The EU’s borders can never be fully controlled without close cooperation with neighbouring countries
You should continue to promote social security coordination to make acquired rights and benefits fully portable. In a next step, this has to be fully extended to employer benefits such as occupational pensions, as stipulated in a recent directive on improving the acquisition and preservation of supplementary pension rights for mobile workers.
Labour migration of third-country nationals
The admission of labour migrants from third countries is not part of your portfolio, but should remain a matter of concern.
- You should remind member states that are managing migration at their discretion that global competition for talent is becoming tougher. EU economies in need of labour and skills will have to develop smarter selection and admission policies.
- EU countries have to improve their image as attractive destinations for skilled migrants.
- Member states should also try to avoid brain waste. Adequate jobs for skilled migrants will directly translate into higher wages and eventually into higher remittances. The latter directly reduces poverty in migrant-sending regions and increases their local GDP. Both have a stabilising effect, which is in our particular interest when these regions of origin are part of the EU’s neighbourhood.
Asylum, irregular migration, border management
The dilemmas Europe faces in the field of asylum and irregular migration urgently need to be addressed:
- You should make improving the credibility of Europe’s border control and asylum systems a priority, while acknowledging that perfect solutions are not available. This requires a discussion about what solidarity between EU member states could mean in practice.
- You should therefore explore enhanced mechanisms of burden sharing between the EU member states that have to manage considerable irregular inflows or large numbers of asylum seekers, and the member states not affected by asylum seekers and mixed irregular flows. The new mechanism could combine financial compensation and a new division of tasks between member states, including territorial redistribution of asylum seekers. The latter will require capacity building in countries not affected by these flows.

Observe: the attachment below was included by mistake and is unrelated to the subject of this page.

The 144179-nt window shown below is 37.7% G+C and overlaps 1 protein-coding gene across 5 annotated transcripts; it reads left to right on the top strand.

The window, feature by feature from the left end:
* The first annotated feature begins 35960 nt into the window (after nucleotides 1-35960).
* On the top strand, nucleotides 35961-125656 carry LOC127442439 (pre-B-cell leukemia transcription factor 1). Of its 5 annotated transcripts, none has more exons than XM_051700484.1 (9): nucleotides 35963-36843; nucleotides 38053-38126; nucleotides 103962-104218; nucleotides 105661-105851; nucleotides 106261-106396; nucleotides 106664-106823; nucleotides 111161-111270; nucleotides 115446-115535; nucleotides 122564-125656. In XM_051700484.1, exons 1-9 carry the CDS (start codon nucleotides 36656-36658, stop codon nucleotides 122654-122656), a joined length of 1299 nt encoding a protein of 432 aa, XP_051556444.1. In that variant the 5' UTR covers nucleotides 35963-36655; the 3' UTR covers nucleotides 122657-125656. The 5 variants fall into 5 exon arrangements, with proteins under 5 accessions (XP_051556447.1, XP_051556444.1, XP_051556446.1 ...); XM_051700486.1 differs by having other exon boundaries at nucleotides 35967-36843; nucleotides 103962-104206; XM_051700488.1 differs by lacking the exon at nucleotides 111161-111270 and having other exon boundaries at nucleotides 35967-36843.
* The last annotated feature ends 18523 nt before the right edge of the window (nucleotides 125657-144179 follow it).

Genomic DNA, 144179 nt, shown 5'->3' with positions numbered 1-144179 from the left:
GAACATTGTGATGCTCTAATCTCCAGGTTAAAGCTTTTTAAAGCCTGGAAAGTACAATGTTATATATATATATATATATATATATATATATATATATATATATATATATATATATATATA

- Although there are in principle EU-wide asylum standards, the likelihood that an asylum seeker gets protection still depends on which EU member state handles the request. You should encourage member states to harmonise further.
Cooperation with neighbouring countries
- The EU’s external land and sea borders can never be fully controlled without close cooperation with neighbouring countries. You will have to find ways to assist countries that face violent conflicts and civil wars on their own borders, or that have to deal with large numbers of people in transit heading for Europe. If financial and logistical means are readily available, it is usually more efficient to deal with large-scale refugee flows in the vicinity of countries in crisis.
- At the same time you should propose alternative ways of protection, in particular resettlement programmes that bring some of the refugees to Europe in an orderly manner. In this context, you should take the lead in supporting EU member states in negotiating EU-wide quotas.
- Neighbouring countries willing to co-operate with the EU and its member states in managing borders and irregular flows should be granted preferential treatment in other areas: for example trade, development cooperation, visa regimes and work permits.
- EU member states should be encouraged to reduce incentives for irregular migrants by reducing the size of informal labour markets and related informal economic activities. You should pursue a recent Commission proposal: the creation of a European Platform to prevent and deter undeclared work through enhanced cooperation between national labour inspectorates, fiscal authorities and other relevant enforcement bodies.
Regardless of the route you and European governments choose, many policies that address demographic change and the labour and skills demand and supply mismatches require a time horizon well beyond an electoral cycle. The only quick-fix one can think of is greater intra-EU mobility and pro-active recruitment of third-country nationals. This requires a better understanding of, and consequently more popular support for, mobility between EU member states, leading to better allocation, and for selective admission policies that target skilled migrants from non-EU countries. Europe as a rich and safe place also has an obligation to care for people in need of protection. But this should not be placed on the shoulders of just a few member states.
This memo is written to a European Commissioner responsible for EU mobility, international migration, border management and asylum. In the past, these competences were divided between DG Home, DG Justice and DG Employment. A few points raised in this memo cut across other portfolios (European External Action Service, DG Development and Cooperation). The author would like to thank Elizabeth Collett, Robert Holzmann, Khalid Koser and André Sapir for their helpful comments. ↩